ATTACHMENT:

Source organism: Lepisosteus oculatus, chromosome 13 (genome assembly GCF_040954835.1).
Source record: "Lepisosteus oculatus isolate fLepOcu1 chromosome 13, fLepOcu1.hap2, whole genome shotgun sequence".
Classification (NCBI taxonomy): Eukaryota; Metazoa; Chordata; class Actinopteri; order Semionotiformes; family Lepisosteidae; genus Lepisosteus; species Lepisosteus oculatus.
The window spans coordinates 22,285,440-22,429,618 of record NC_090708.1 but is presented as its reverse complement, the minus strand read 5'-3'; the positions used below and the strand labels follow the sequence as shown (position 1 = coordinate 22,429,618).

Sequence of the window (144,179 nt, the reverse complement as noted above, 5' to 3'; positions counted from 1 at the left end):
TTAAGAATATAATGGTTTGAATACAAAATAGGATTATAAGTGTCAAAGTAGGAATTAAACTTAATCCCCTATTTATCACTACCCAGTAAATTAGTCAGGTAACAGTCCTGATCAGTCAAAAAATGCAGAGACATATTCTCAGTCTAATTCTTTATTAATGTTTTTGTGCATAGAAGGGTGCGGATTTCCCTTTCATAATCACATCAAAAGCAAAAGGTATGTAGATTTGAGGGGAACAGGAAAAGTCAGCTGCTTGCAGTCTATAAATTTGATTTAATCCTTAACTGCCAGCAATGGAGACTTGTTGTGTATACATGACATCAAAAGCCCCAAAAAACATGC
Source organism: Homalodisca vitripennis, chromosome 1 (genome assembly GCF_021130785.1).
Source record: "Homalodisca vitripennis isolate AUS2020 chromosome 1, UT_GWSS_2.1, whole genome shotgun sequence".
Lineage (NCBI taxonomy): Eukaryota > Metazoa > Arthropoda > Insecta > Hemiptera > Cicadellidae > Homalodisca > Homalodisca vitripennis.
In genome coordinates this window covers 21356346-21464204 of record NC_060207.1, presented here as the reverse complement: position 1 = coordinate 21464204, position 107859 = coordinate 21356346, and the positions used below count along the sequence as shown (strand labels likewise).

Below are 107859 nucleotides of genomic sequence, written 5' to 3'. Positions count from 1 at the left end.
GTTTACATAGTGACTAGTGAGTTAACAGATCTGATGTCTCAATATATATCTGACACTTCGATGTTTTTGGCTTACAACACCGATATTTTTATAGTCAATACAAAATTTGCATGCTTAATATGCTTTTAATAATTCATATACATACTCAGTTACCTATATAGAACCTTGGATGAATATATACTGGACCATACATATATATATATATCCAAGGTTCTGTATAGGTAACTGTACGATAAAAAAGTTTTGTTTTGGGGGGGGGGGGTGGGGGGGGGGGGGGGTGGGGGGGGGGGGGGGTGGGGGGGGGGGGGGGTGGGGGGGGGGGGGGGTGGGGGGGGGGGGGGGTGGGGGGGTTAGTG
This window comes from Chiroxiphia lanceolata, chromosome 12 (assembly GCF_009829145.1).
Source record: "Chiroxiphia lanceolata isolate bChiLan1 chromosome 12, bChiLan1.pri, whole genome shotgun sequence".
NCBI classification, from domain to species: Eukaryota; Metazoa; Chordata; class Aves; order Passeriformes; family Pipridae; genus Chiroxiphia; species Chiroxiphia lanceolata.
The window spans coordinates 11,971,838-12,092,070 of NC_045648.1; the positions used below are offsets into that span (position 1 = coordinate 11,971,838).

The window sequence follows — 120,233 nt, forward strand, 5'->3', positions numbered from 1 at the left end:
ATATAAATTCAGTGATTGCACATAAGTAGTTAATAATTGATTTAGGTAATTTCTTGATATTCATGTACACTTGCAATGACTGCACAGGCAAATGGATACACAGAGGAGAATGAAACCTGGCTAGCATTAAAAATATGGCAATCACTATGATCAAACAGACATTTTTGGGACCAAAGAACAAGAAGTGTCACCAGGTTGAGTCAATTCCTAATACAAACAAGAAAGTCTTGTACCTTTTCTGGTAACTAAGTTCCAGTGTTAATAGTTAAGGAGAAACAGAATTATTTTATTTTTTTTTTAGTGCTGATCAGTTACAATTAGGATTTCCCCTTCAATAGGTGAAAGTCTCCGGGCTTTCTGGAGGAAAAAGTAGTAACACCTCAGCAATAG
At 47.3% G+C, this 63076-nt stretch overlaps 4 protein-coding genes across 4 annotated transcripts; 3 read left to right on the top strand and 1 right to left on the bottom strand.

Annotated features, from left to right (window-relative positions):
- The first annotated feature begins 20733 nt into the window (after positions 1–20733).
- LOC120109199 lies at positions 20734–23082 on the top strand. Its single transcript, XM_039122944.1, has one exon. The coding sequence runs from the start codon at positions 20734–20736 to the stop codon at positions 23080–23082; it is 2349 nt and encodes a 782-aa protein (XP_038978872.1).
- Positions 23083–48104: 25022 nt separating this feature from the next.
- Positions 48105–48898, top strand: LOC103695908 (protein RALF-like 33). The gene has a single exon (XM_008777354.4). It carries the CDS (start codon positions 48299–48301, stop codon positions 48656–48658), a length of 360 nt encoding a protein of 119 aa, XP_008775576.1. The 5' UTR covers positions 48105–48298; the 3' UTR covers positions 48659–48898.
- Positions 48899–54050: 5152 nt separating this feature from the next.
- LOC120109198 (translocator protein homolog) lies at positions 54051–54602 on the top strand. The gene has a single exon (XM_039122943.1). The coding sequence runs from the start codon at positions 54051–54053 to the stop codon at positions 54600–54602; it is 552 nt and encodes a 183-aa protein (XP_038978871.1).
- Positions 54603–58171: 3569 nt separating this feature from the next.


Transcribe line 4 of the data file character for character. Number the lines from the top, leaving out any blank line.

The window spans coordinates 22,285,440-22,429,618 of record NC_090708.1 but is presented as its reverse complement, the minus strand read 5'-3'; the positions used below and the strand labels follow the sequence as shown (position 1 = coordinate 22,429,618).